Skip to main content

Google abandons FLoC, introduces Topics API to replace tracking cookies

Google abandons FLoC, introduces Topics API to replace tracking cookies


Google’s new concept assigns users five interests per week based on web activity

Share this story

Illustration by Alex Castro / The Verge

Google is walking back plans to replace third-party cookies with FLoC by instead proposing the Topics API, a new system for interest-based advertising. Topics works by pinpointing five of your interests, such as “Fitness” or “Travel & Transportation,” based on your web activity, as measured by participating sites, for one week.

Your browser will store these topics for three weeks before deleting them. Google says that these categories “are selected entirely on your device” and don’t involve “any external servers, including Google servers.” When you visit a website, Topics will show the site and its advertising partners just three of your interests, consisting of “one topic from each of the past three weeks.”

As noted on the Topics API GitHub page, there are currently about 350 available topics in its advertising taxonomy (although Google plans on adding anywhere from “a few hundred” to “a few thousand” eventually). Google says Topics won’t include any “sensitive categories” like race or gender. And if you’re using Chrome, the company is building tools to let you view and delete topics, as well as turn off the feature.

Cookies (left) compared to Topics (right), which Google says will be easier to manage and understand.
Cookies (left) compared to Topics (right), which Google says will be easier to manage and understand.
Image by Google

Google’s running out of time to replace third-party cookies in Chrome by 2023, as promised. The company plans on launching a developer trial for Topics in Chrome, but there’s no information on when exactly that will begin.

“Browsers have traditionally worked only for the users — remember how great it was when they all started blocking pop-up ads?” John Bergmayer, the legal director at Public Knowledge, a nonprofit that promotes an open internet, points out. “Google’s concepts on this topic seem to flip that.”

Google’s previous replacement for third-party cookies, FLoC (or Federated Learning of Cohorts), is a form of interest-based tracking that identifies you based on your “cohort,” or a group of people that share similar interests.

Privacy critics said FLoC can make it easier for advertisers to identify you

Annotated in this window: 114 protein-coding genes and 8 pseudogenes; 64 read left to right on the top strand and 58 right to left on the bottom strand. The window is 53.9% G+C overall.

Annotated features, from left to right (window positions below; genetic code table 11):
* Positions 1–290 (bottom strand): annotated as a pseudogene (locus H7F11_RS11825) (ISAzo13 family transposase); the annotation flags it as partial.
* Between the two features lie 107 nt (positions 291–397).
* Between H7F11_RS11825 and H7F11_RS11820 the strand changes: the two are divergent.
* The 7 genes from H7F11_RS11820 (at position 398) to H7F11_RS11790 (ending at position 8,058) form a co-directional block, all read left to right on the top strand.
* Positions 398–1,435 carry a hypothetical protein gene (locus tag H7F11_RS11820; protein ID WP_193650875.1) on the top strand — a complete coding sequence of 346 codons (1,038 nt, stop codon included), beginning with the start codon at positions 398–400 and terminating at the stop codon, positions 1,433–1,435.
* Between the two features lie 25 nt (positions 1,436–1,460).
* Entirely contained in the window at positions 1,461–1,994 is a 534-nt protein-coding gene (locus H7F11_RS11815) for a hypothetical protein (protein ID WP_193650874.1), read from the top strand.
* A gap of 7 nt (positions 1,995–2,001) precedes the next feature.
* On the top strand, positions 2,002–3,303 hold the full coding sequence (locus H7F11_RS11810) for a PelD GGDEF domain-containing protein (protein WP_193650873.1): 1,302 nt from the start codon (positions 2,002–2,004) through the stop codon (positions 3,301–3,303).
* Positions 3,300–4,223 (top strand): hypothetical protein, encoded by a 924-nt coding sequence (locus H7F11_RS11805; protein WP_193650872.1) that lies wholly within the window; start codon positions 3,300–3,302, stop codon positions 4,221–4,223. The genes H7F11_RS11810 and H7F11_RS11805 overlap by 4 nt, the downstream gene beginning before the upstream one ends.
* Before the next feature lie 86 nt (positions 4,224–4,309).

Privacy critics, like the Electronic Frontier Foundation (EFF), argued the system poses additional privacy risks, such as making it easier for advertisers to identify you with browser fingerprinting, a tool used by sites to gain specific information about your device and browser, and may also expose information about your demographics, potentially resulting in discriminatory targeted ads. Due to these concerns, browsers like Brave, Vivaldi, Edge, and Mozilla have all refused to use it.

“It definitely improves on FLoC in some important ways,” Bennett Cyphers, a staff technologist at EFF told The Verge. “Being less scary than FLoC doesn’t mean it’s ‘good.’ It will tell third-party trackers about what kind of sites you browse, and it could help websites and advertisers ID you across devices.”

But Google’s idea of assigning topics to users isn’t exactly new. As EFF points out, Google’s Privacy Sandbox weighed the idea of PIGIN in 2019, otherwise known as “Private Interest Including Noise.” Like Topics, it would work by sharing a list of interests with advertisers, but as Cyphers of EFF explained at the time, it could still “provide trackers with a massive new stream of information they could use to build or augment their own user profiles.” A recent update says a newer version of that approach, under the name FLEDGE, is in early testing on Chrome and Chrome Canary. Google will share more details on that plan and “measurement technical proposals” later this week.

Update January 25th 2:45PM ET: Updated to add a statement from Bennett Cyphers, a staff technologist at EFF.

Today’s Storystream

Feed refreshed Sep 24 Not just you

External Link
Emma RothSep 24
California Governor Gavin Newsom vetoes the state’s “BitLicense” law.